In 2005, just a week after announcing its plans to acquire CRM giant Siebel Systems Inc., Oracle Corp. executives took to the stage at the annual OpenWorld conference and pledged to continue to support and develop Siebel’s successful Software as a Service (SaaS) offering Siebel OnDemand.
It was an easy decision. While Siebel was struggling in the competitive enterprise applications market, the OnDemand division was doing well. Competitors like Salesforce.com, RightNow and NetSuite had already proven the success of the SaaS model, and Oracle didn’t have a SaaS CRM application of its own. Yet, in the year-plus since the acquisition, there has been relatively little news surrounding Oracle’s Siebel OnDemand — when compared to the flurry of activity, press releases and marketing that Siebel put out after first launching the product.
In the year and half after Siebel first announced OnDemand, it issued eight releases of the product and went on to acquire UpShot, an on-demand sales force automation tool, and Ineto, a hosted telephony firm. Siebel also spent plenty of time trumpeting customer wins and sparring with Salesforce.com. In contrast, since OpenWorld 2005, Oracle has issued one announcement about Siebel OnDemand version 10, in April.
Part of that may just be corporate style.
Style over substance?
"Oracle as a company doesn’t issue as many releases over new customer wins or product announcements," said Rob Bois, analyst with Boston-based AMR Research. "But Siebel CRM OnDemand is still their only multi-tenant Software as a Service application. It’s incumbent on them to publicize customer wins, given the nature of that market and how competitive it is — particularly from a marketing standpoint."
It’s a notable difference from competitor Salesforce.com, which issues several press releases touting new functionality before every upgrade.
"It seemed like they were moving ahead with the product, but it’s kind of funny with these guys right now," said Denis Pombriant, managing principal with Stoughton, Mass.-based Beagle Research. "It seems like we’re reduced to watching for smoke signals."
Oracle has indeed been working on Siebel OnDemand, according to Rob Reid, group vice president for CRM On Demand. Larry Ellison, Oracle’s CEO, has long been a proponent of on-demand computing, and the first order of business was transitioning the Siebel application from the data centers of IBM, an Oracle competitor, to Oracle’s grid technology.
"What Larry really wanted us to do was get over on Oracle," Reid said. "He didn’t want to push the solution until we are on the new technology."
In fact, Oracle issued release 12 of Siebel OnDemand in the late summer but didn’t publicize it because it was still making the data center move, Reid said. The new data center is now up and running in Austin, and new customers will have their data stored there. Existing customers are still in the old Seibel centers and will begin transitioning to the Austin center next month.
Oracle switched the data centers because it has "the most highly reliable and performance-based system in the market," Reid said, noting that "some Software as a Service companies had some problems with availability." Salesforce.com went through some much-publicized downtime at the end of 2005, leaving some customers unable to access the service. That happened just as Salesforce.com was switching over to Mirrorforce, a massive investment in mirrored data centers in three North American locations. Reid insists Oracle will see no such problems.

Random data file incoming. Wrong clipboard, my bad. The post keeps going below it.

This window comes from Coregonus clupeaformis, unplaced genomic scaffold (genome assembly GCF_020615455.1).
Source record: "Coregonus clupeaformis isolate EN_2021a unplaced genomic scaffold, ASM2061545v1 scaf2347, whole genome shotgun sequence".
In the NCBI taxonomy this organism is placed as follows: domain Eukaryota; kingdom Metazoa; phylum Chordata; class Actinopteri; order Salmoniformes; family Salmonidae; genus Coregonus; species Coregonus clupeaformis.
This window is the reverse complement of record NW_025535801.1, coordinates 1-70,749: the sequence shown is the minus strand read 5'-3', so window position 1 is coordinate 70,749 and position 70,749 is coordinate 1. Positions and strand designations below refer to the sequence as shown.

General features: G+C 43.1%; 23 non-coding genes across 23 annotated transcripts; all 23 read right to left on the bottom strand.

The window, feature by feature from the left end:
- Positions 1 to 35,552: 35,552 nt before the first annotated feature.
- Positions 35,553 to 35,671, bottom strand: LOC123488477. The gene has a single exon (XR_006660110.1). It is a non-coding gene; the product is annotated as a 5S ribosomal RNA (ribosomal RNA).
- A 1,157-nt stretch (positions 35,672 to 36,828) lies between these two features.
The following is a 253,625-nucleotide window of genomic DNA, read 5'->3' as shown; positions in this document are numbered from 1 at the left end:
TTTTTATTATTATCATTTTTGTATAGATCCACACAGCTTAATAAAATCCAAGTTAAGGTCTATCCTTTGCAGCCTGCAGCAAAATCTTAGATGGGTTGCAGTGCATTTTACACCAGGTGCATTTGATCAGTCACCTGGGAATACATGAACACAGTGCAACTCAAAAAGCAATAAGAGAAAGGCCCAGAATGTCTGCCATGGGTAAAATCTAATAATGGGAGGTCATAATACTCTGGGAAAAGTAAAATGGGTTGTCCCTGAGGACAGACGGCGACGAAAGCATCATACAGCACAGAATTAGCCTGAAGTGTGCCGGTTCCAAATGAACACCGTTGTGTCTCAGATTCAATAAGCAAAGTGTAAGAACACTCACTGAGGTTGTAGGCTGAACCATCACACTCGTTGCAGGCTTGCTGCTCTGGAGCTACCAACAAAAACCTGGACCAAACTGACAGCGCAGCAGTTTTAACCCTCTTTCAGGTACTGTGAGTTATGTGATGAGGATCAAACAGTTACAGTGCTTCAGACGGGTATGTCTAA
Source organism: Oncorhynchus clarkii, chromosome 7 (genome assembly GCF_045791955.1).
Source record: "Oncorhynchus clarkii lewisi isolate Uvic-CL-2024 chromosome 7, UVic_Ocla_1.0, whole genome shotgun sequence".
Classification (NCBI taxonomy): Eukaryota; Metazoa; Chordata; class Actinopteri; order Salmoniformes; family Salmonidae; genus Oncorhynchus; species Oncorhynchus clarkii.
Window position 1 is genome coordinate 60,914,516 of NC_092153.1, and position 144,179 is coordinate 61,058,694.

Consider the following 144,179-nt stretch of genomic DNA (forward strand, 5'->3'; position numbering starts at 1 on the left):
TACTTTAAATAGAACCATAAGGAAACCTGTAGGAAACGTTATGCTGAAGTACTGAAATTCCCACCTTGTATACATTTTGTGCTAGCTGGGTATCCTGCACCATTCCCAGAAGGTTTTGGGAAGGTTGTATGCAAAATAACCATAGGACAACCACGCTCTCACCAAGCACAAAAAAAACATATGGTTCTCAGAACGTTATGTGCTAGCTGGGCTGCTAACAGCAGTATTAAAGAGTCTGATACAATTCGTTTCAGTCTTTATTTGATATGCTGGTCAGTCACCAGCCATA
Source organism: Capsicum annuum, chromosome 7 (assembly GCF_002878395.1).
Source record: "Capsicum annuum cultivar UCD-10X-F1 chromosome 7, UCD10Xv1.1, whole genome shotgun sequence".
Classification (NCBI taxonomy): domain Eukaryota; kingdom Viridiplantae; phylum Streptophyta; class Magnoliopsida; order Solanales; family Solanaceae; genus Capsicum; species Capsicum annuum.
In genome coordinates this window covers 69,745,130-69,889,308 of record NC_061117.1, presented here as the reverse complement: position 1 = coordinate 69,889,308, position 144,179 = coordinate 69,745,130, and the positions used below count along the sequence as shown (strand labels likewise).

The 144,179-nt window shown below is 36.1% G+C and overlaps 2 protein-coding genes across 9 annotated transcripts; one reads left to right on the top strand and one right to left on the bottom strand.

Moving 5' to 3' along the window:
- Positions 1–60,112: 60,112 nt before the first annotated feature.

"We know that we have to make this happen without a single hitch," he said. "It being a service, if your customers aren’t happy, they can move on. We’ve gone through extensive planning for over a year, and we’ve been taking customers through what we’ll do, how we’ll do it and how the customer can test the environment."
The release schedule and switching data centers have not been the only hurdles for Siebel OnDemand post-acquisition. There is also the issue of naming conventions.
"Oracle is very liberal with the term on-demand," Bois said. "Siebel CRM OnDemand CRM gets lost in that shuffle because the naming conventions are so convoluted. You can’t tell what’s ASP [application service provider] versus SaaS. From a buyer’s perspective you can’t tell the difference."
Oracle has a long history with on-demand software, providing IT infrastructure for its customers for a fee via the ASP model. In that model, each customer gets their own server. The primary difference in the SaaS model is that the tool is based on a multi-tenant architecture where multiple customers share a server and also the economies of scale. In addition to hosting services for other acquisitions like PeopleSoft, Oracle provides on-demand services for Siebel’s premise-based application — Oracle On Demand for Siebel CRM. The multi-tenant SaaS tool is called Siebel CRM OnDemand. Reid acknowledges the confusing nature of it all.
"One of the problems when you’re acquiring multiple companies [is that] you have multiple naming conventions," he said. "But we’re working on it, and the next version of Siebel OnDemand will be the biggest yet."
Larry Ellison’s role in the market remains an interesting one as well. The CEO of Oracle and a member of the board, he invested in Salesforce.com when it was starting out and still owns a major stake in NetSuite, which is preparing for a public offering. The chance that he’d hold back Oracle’s on-demand efforts to benefit NetSuite is remote, however, according to Pombriant.
"No, he’s got a fiduciary responsibility to optimize return for Oracle shareholders, regardless of his personal investments," Pombriant said. "There’s plenty of room in the marketplace for an on-demand product like NetSuite that offers the ERP back end, as well as RightNow and whoever else is out there."